So, does The Left Hand of Darkness stand up 40+ years later – emphatically, YES! This novel has a timeless feel about it and a wonderful subtly wrapped in important thoughts that are inherent to our society and species. We will always be a gendered society, but just what do these gender roles mean? And the dichotomies within can apply where they weren’t necessarily aimed – the Cold War of the planet Winter now reads much more like an interesting take on the differences between Democrats and Republicans in the US – and I’m sure that those from other places will find their own modern analogs if they wish. This book earns its write to be at or near the top of any ‘best of’ list and easily belongs in a series of Masterworks. (full review)

So, the buzz surrounding The Passage is already huge and I see it only growing. It’s a genre book from a literary writer with potential appeal to a much wider audience than either alone. For us genre readers, a vampire apocalypse novel may not seem like it should be the next great book, but as always, it’s all about the execution – and Cronin executes The Passage with near-perfection. This book earns the buzz, this book should be read and discussed widely, this book is both literary and genre, this is a book I highly recommend. (full review)

So Sleepless is an apocalyptic crime story plus many other pieces that all add up to literary fiction. Yes, this is a book that is both genre and literary (in spite of having a plot). It is very much a discussion on the human condition – it’s just that most of the human conditions viewed are what so many of us would choose to deny exist. This is both a book that I can’t recommend highly enough and a book that I don’t think I ever want to read again. It is excellence, it is depressing as hell, and thankfully, it’s not entirely without hope. (full review)

Erikson has written something I think all authors dream of writing at one point or another but are either too scared or too smart to actually put on paper. Well, as a fan, a critic, and a far from noble knight, I have to say that I loved every juicy bit of Crack'd Pot Trail – I think I’ve developed a taste for it. (full review)

As I keep getting at, Who Fears Death is a lot of things, but most importantly, it’s a beautifully written book in a setting can only be considered unique in the world of fantasy. Okorafor’s writing magically reveals the story, effortlessly endearing characters to the reader, and engineering a story that simply must be read. The African feel of Who Fears Death may be what sets it apart from its contemporaries, and it may be the reason many choose to read or pass it by, but the timeless, human story within is the real reason to pick it up.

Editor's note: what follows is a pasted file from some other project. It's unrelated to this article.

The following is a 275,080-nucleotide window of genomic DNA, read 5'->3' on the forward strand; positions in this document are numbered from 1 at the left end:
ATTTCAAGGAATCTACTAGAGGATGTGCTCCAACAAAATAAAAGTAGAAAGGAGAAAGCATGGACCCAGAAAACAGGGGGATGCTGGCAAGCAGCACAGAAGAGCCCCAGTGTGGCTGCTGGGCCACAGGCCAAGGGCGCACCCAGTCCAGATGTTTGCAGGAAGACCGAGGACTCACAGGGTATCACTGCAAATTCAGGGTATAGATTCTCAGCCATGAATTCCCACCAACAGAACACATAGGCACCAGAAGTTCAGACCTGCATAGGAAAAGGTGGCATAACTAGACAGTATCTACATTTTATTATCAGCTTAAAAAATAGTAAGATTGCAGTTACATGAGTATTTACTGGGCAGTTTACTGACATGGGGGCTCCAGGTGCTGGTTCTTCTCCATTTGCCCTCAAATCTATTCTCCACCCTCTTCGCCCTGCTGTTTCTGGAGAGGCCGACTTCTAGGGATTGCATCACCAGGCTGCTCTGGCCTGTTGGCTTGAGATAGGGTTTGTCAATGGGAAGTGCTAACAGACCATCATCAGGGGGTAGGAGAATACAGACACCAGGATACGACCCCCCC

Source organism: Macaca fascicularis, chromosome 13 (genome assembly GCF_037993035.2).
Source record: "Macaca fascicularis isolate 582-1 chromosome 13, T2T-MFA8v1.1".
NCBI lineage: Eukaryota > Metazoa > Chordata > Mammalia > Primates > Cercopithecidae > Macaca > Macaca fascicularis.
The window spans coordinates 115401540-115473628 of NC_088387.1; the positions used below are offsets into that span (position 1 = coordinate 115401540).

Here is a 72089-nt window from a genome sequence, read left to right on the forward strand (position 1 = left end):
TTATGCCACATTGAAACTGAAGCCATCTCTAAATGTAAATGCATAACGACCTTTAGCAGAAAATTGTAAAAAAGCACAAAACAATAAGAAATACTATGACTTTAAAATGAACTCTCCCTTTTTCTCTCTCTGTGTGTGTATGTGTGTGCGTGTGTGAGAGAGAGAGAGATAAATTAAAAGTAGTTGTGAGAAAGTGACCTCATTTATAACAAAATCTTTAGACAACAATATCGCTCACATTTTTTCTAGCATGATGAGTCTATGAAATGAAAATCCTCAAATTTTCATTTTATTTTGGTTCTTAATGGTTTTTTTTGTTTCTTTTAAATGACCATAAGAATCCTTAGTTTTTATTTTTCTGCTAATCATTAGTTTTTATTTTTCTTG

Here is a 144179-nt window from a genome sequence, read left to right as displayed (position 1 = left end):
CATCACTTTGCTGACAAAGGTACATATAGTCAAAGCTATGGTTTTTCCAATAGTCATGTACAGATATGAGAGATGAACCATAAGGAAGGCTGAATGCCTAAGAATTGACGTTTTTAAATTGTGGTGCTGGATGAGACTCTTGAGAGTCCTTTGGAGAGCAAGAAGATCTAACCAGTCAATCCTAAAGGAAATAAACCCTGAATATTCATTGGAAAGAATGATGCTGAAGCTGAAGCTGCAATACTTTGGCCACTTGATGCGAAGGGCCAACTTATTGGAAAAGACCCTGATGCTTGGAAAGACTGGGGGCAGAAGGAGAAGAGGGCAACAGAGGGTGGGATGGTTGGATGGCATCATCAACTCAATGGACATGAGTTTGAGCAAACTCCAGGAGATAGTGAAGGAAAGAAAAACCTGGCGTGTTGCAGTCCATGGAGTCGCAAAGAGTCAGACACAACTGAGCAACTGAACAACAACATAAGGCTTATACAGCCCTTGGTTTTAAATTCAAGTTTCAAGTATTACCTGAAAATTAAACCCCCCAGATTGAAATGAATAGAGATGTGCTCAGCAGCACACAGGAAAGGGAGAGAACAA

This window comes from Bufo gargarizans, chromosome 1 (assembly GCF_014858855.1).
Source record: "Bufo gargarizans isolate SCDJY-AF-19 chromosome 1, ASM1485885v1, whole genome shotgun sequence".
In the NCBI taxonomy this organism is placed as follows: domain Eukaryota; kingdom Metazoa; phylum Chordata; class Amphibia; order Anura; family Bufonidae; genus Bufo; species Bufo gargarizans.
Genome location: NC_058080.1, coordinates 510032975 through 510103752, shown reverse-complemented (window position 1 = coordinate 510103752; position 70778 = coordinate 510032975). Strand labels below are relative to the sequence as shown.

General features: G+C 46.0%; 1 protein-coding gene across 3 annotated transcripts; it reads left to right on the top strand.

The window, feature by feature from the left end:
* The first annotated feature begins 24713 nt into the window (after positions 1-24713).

The bottom line is that Who Fears Death is the chance that readers should take. It celebrates the true diversity of SFF literature and reveals the struggles of a part of the world often overlooked. It’s a timeless, human tale that I highly recommend. (full review)

Honorable Mentions

Of course there are quite a few very good books that didn’t quite crack the uppermost tie – the 5 below just missed the cut. But really, I only read 1 or 2 books that I wouldn’t recommend for one reason or another.

And for kicks – the worst book I read in 2010

While The Chamber of Ten is a bit of a breath of fresh air in the world of urban fantasy – there’s not a werewolf or vampire in sight – it suffers under the generic feel of feeling like a Dan Brown imitation. The prose is a bit better that Dan Brown, but the storytelling is not. I think traditional SFF fans won’t find it terribly interesting and traditional thriller fans won’t buy into the speculative aspects of the story. This seems to leave The Chamber of Ten without an audience. (full review)


Brenda said...

The only one of those books I've read is The Way of Kings, and I loved it. I'll have to look up the other ones. I know I've already got Kraken on my TBR list since I like Mieville a lot.

Ryan said...

Its nice to see your favorite reads from last year. An interesting array of titles on there.

Brian Lindenmuth said...

Congrats on #2, I had no idea.

You're reading more then me when mine were that little.

Neth said...

Thanks Brian - it's a been a bit of tough road, but worth it. And the only reason I've managed so much reading is that she loves to be held while she sleeps, so I get a bit of extra reading time, though at the expense of my own sleep.